Defensive Tactics and Preemptive Strikes

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Submitted by Lincoln’s Mom, not for the faint of heart.

I was gone a lot during November and December. Lots of work travel, some family time away from home, and lots of busy work in between trips. It’s been crazy at work ever since then. Long hours, day after day. It’s dark when I leave for work and dark when I get home.

During that time, Lincoln took advantage of all the extra time with his Dad. Much of it was one on one, since Quinlay wasn’t with us yet. They’re pretty much inseparable now, Lincoln and his Dad, I mean. They go to the driving range nearly every day. Lincoln goes with Kirk pretty much when ever he gets in the car. Kirk has taken over both feedings, since I’m not often home in time for dinner.

I’m not going to pretend that it didn’t sting. Lincoln had always been my dog. You all know what I mean, right? We’re a family, of course, but Lincoln came to me first. I found him at the pound and rescued him. It was up to me to make the final surgery decisions, so I have held his his fate in my hand far too many times. He was my dog, even as he was ours. He was my responsibility. It was an awesome and profound and bottomless commitment.

At some point during the month of December, I realized that Lincoln seemed to be relying more and more on Kirk. Lincoln went to him first for attention and looked to him for both love and rough-housing. I frequently felt a bit superfluous.

I didn’t fight it. Not one bit.  In fact, not only did I not fight it, I even encouraged it.  Somewhere deep inside me, in the awful, toxic, gnarled places that I try to deny even exist, in those places, I was relieved. I was being abdicated of my responsibility to him. Never one to shirk my duty, it was a relief that Lincoln had made the decision on his own. I hadn’t even had to put up any defenses or push him away as I had done to many a boyfriend. It had happened in spite of my love, or perhaps because of it. But either way, to Lincoln, the sun no longer rose and set on my shoulders. Kirk had become the person upon whom Lincoln relied.

Love is a tricky thing, as we all know. Loving a dog, especially one with cancer, can be an especially intricate conundrum. When Lincoln, in all of his dog simplicity, was drawn to the available and present person, I saw the chance to save myself. Without even a moment’s regret, I withdrew from contention. I had been given a chance at an emotional preemptive strike, and I was ready to take advantage of it.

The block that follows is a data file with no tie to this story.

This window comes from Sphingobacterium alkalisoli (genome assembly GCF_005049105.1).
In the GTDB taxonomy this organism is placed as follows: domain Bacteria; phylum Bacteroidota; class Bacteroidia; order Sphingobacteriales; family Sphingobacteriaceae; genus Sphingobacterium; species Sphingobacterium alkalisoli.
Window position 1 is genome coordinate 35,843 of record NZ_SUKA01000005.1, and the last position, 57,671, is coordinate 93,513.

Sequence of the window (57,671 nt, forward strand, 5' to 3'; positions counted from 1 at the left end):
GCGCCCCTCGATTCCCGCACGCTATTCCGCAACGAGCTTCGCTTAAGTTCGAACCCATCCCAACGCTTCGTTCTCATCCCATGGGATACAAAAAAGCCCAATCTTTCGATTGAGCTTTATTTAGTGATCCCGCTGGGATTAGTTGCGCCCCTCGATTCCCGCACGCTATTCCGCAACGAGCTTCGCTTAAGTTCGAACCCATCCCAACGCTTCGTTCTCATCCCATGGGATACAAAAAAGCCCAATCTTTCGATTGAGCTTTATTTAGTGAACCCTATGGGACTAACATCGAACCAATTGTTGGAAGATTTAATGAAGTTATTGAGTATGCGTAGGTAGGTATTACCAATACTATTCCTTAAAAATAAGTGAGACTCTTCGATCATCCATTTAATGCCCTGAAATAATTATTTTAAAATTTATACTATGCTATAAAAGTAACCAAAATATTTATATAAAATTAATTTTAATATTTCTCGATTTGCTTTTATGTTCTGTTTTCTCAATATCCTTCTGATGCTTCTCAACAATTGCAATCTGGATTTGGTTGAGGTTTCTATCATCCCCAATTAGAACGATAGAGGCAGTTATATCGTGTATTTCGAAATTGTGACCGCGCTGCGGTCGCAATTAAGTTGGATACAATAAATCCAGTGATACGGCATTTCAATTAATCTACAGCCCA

Still struggling with all of the December losses; January’s one-two punch of Fortis and Comet has left me on the mat. Being a logical creature, I reasoned that each day that Lincoln lived, brought him one day closer to his death. Maybe my distance, often physical, but certainly emotional, would save me. Maybe if I stopped loving him so much, I would avoid the obvious personal devastation which would follow his death.  Intellectually, I reasoned that my remoteness would be my salvation.

And yet instead of being liberated and emancipated, I was lost. I felt weightless and hollow and light as a feather. I didn’t have anything to anchor me to my life. My emotional side fought back. Despite my purported intellectual clarity, it was dismal and murky and conflicted in my heart.
One night I was watching Lincoln revelling in his Lincoln-ness. He bounded after his ball, and squeaked his juju toy while simultaneously throwing it across the room so he could chase it. I had the sudden realization that love cannot be dictated or controlled or rationalized.  Real love will not betray you, even if you try to betray it. Love like Lincoln’s is uncomplicated and easy and true; it is as pure as the sea, and it isn’t predicated on absence or presence. It just is.
Love can deliver you from just about anything, even when its physical presence is gone. Love, even if it breaks your heart, will save you in the end.  It is honest and uncalculated and amazingly uncomplicated, especially when offered to you by a dog. Canine love isn’t motivated by money or things; it is only motivated by love. With a dog, love begets love.
In the end, the promise of death is a small thing when you compare it to a life lived very, very, large. In the end, love doesn’t bind you or enslave you; instead, love sets us free by giving us the strength and the courage to rejoice and remember.
There is no remedy for love, but to love more, said Henry David Thoreau. I think that guy really knew what he was talking about.

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Author: credocanis